Skip to main content

Typhoon Bopha hits storm-battered southern Philippines

By Michael Pearson and Jethro Mullen, CNN
updated 5:45 AM EST, Tue December 4, 2012
  • NEW: Typhoon Bopha weakens slightly as it moves across Mindanao
  • The storm hit the southern Philippine island early Tuesday
  • Philippine authorities warn of flash floods and landslides
  • The typhoon comes almost a year after a storm killed more than 1,200 people on Mindanao

(CNN) -- An intense typhoon made landfall in the southern Philippines early Tuesday amid fears that it could be worse than a 2011 storm that killed more than 1,200 people.

Typhoon Bopha struck the southern island of Mindanao shortly before 4:45 a.m. (3:45 p.m. Monday ET), the National Disaster Risk Reduction and Management Center reported.

The storm packed top winds of 175 kph (110 mph) as it came ashore over the city of Baganga, and millions of people -- many of whom live in remote and unprepared communities -- were in the storm's path, Philippine authorities and aid groups said.

The tightly packed but powerful storm threatened to bring devastating flash floods and landslides. High winds could blast some homes into sticks, uproot trees and cut power for days, government officials warned.

The storm weakened slightly as it moved west across Mindanao during the course of the morning, the Philippine Atmospheric, Geophysical and Astronomical Services Administration said. There were no immediate reports of casualties.

Typhoon hits Philippines
Typhoon Bopha not finished yet
Map: Mindanao  Map: Mindanao
Map: Mindanao Map: Mindanao

The storm, dubbed "Pablo" in the Philippines, had blown up into a super typhoon at one point Monday, with sustained winds greater than 240 kph -- the equivalent of a Category 5 hurricane in the Atlantic Ocean, the Joint Typhoon Warning Center reported.

That wind speed is two and a half times the top winds of Severe Tropical Storm Washi, known in the Philippines as Sendong, whose heavy rains set off landslides that swept away entire villages in the same region a year ago.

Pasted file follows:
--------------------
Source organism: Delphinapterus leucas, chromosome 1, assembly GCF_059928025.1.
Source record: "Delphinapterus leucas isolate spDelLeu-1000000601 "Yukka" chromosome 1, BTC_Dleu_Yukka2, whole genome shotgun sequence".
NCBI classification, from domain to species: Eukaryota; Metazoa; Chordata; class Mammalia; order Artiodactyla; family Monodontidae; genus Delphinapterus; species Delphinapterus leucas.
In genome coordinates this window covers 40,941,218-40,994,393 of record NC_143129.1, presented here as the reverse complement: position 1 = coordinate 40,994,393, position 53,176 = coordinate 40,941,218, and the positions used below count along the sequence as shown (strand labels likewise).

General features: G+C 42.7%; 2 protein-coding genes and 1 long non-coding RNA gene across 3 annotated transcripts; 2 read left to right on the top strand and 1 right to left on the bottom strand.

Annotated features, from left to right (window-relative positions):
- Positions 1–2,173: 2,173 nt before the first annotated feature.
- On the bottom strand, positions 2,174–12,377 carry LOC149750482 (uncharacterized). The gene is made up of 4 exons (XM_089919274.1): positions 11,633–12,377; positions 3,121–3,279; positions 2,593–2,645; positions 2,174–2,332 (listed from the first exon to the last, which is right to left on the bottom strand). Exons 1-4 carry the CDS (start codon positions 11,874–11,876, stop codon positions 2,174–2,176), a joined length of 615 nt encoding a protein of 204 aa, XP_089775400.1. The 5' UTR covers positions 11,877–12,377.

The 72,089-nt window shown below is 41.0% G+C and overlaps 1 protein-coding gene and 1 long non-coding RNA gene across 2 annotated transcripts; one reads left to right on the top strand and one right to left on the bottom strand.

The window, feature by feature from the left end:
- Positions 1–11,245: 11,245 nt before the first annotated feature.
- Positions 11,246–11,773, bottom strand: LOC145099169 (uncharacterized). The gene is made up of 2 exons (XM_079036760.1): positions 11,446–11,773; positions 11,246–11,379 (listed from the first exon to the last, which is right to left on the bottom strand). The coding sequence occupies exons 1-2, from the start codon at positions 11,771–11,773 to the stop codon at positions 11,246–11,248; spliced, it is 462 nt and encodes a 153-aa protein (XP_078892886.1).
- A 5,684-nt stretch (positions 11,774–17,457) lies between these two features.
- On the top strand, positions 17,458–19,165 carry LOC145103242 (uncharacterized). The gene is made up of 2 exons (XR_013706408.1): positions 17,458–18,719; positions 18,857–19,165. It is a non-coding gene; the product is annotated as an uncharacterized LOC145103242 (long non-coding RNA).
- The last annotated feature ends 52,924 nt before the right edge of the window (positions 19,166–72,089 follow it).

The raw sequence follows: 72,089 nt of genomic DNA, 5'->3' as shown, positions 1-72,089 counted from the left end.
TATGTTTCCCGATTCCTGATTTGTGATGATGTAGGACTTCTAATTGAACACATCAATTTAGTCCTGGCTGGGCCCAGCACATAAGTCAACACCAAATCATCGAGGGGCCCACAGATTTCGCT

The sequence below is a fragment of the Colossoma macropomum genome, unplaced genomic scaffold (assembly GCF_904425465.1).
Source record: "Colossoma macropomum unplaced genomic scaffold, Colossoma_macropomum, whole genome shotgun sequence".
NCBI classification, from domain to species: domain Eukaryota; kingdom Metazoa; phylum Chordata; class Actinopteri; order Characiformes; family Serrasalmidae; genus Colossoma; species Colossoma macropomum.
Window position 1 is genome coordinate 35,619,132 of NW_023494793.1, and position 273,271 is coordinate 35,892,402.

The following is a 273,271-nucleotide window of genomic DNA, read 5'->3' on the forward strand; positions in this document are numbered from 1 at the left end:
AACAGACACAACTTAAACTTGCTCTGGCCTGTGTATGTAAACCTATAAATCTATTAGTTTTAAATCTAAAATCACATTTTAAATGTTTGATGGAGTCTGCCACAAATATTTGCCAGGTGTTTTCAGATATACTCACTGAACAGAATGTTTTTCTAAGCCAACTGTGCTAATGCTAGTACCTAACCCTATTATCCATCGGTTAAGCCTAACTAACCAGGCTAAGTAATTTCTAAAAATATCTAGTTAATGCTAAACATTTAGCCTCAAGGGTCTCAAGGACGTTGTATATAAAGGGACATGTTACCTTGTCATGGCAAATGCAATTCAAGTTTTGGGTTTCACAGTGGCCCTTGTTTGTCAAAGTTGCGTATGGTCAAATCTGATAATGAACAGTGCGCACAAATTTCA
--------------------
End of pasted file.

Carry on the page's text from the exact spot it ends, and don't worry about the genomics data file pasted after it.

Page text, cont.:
"Many emotional people in (Mindanao) trying to prepare for Pablo with Sendong fresh in their minds," Carin van der Hor, the Philippines director for the children's charity Plan International, wrote Monday on Twitter.

In the fishing village of Hinatuan, officials had warned coastal and island residents to evacuate to government shelters in the final hours before the storm hit, CNN affiliate ABS-CBN reported.

At sea near the storm, waves reached as high as 52 feet, according to the Joint Typhoon Warning Center. On land, the outer bands of the storm had already begun to bring intense rain and high winds to coastal communities before landfall was made, according to the National Disaster Risk Reduction and Management Council.

Government agencies had moved millions of dollars worth of relief supplies into position for quick delivery to storm-hit regions and put emergency crews, the military and hospitals on standby.

School classes were suspended in many cities, and at least 80 flights were canceled, according to the disaster agency.

The threat to Mindanao comes just weeks ahead of the first anniversary of Washi, whose heavy rains set off flash floods in the middle of the night that swept away entire villages. More than 1,200 people died and hundreds of thousands were left homeless, prompting a humanitarian crisis.